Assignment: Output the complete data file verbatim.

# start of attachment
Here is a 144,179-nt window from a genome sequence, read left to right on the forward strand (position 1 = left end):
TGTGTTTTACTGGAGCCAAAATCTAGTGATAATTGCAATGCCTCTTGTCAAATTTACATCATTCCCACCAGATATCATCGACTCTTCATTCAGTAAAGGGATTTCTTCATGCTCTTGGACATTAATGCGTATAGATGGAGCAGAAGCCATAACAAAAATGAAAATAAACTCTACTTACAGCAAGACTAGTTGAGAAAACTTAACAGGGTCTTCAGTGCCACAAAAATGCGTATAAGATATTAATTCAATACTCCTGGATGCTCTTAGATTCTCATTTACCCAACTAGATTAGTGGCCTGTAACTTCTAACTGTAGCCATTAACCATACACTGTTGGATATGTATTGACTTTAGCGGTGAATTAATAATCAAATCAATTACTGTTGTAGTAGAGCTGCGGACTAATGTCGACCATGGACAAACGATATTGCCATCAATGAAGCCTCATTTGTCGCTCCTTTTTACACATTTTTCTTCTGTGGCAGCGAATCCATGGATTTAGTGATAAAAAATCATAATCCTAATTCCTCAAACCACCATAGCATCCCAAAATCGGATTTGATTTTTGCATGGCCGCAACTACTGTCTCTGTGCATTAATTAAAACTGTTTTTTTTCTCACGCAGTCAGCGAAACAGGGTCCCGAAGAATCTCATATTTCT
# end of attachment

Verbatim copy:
Here is a 144,179-nt window from a genome sequence, read left to right on the forward strand (position 1 = left end):
TGTGTTTTACTGGAGCCAAAATCTAGTGATAATTGCAATGCCTCTTGTCAAATTTACATCATTCCCACCAGATATCATCGACTCTTCATTCAGTAAAGGGATTTCTTCATGCTCTTGGACATTAATGCGTATAGATGGAGCAGAAGCCATAACAAAAATGAAAATAAACTCTACTTACAGCAAGACTAGTTGAGAAAACTTAACAGGGTCTTCAGTGCCACAAAAATGCGTATAAGATATTAATTCAATACTCCTGGATGCTCTTAGATTCTCATTTACCCAACTAGATTAGTGGCCTGTAACTTCTAACTGTAGCCATTAACCATACACTGTTGGATATGTATTGACTTTAGCGGTGAATTAATAATCAAATCAATTACTGTTGTAGTAGAGCTGCGGACTAATGTCGACCATGGACAAACGATATTGCCATCAATGAAGCCTCATTTGTCGCTCCTTTTTACACATTTTTCTTCTGTGGCAGCGAATCCATGGATTTAGTGATAAAAAATCATAATCCTAATTCCTCAAACCACCATAGCATCCCAAAATCGGATTTGATTTTTGCATGGCCGCAACTACTGTCTCTGTGCATTAATTAAAACTGTTTTTTTTCTCACGCAGTCAGCGAAACAGGGTCCCGAAGAATCTCATATTTCT